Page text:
Wainwright, Martin (2001) Strikers relive battle of Orgreave [online] in The Guardian At: https://www.theguardian.com/culture/2001/jun/19/artsfeatures (Accessed 11/10/16)
Deller, Jeremy (2002) The English Civil War: Part II [online] At: https://www.artangel.org.uk/project/the-battle-of-orgreave/ (Accessed 12/10/16)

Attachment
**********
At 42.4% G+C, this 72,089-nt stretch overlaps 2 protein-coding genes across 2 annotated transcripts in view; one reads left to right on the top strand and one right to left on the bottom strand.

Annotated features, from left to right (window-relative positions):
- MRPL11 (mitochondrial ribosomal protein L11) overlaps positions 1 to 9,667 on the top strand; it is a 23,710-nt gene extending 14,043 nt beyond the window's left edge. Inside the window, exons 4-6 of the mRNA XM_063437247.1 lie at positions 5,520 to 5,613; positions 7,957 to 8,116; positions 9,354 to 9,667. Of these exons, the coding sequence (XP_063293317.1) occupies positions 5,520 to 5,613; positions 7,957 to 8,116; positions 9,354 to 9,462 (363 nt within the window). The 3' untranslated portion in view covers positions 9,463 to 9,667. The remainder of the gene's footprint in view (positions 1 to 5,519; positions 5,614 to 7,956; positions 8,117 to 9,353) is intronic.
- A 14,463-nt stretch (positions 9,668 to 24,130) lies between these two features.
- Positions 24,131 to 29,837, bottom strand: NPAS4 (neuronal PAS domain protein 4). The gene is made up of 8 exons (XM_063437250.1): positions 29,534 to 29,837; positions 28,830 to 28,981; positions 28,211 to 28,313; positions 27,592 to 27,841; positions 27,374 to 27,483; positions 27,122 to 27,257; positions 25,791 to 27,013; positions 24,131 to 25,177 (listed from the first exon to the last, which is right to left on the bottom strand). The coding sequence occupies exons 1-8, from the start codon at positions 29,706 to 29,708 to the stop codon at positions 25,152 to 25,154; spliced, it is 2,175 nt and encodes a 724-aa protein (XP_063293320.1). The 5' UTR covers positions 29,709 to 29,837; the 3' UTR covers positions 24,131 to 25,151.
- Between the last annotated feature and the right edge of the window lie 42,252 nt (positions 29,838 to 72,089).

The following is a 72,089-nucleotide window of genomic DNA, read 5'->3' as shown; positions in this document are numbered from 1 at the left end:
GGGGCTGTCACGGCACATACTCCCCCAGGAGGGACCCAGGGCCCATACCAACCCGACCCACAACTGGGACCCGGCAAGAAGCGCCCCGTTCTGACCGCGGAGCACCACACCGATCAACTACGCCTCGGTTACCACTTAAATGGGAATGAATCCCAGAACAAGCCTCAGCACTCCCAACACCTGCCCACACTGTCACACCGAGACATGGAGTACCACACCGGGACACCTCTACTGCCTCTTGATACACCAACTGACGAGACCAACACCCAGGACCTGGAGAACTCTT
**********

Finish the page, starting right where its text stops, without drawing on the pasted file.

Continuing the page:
Artangel, The Battle of Artangel project, 2001 At: https://www.artangel.org.uk/project/the-battle-of-orgreave/ (Accessed 15/10/16)
The Tate, Deller, Jeremy The Battle of Orgreave Archive (An Injury to One is an Injury to All) At: https://www.tate.org.uk/art/artworks/deller-the-battle-of-orgreave-archive-an-injury-to-one-is-an-injury-to-all-t12185 (Accessed 18/10/16)
Rappolt, Mark (2013) Interview with Jeremy Deller [online] in ArtReview At: https://artreview.com/features/feature_jeremy_deller_venice_interview/ (Accessed 19/10/16)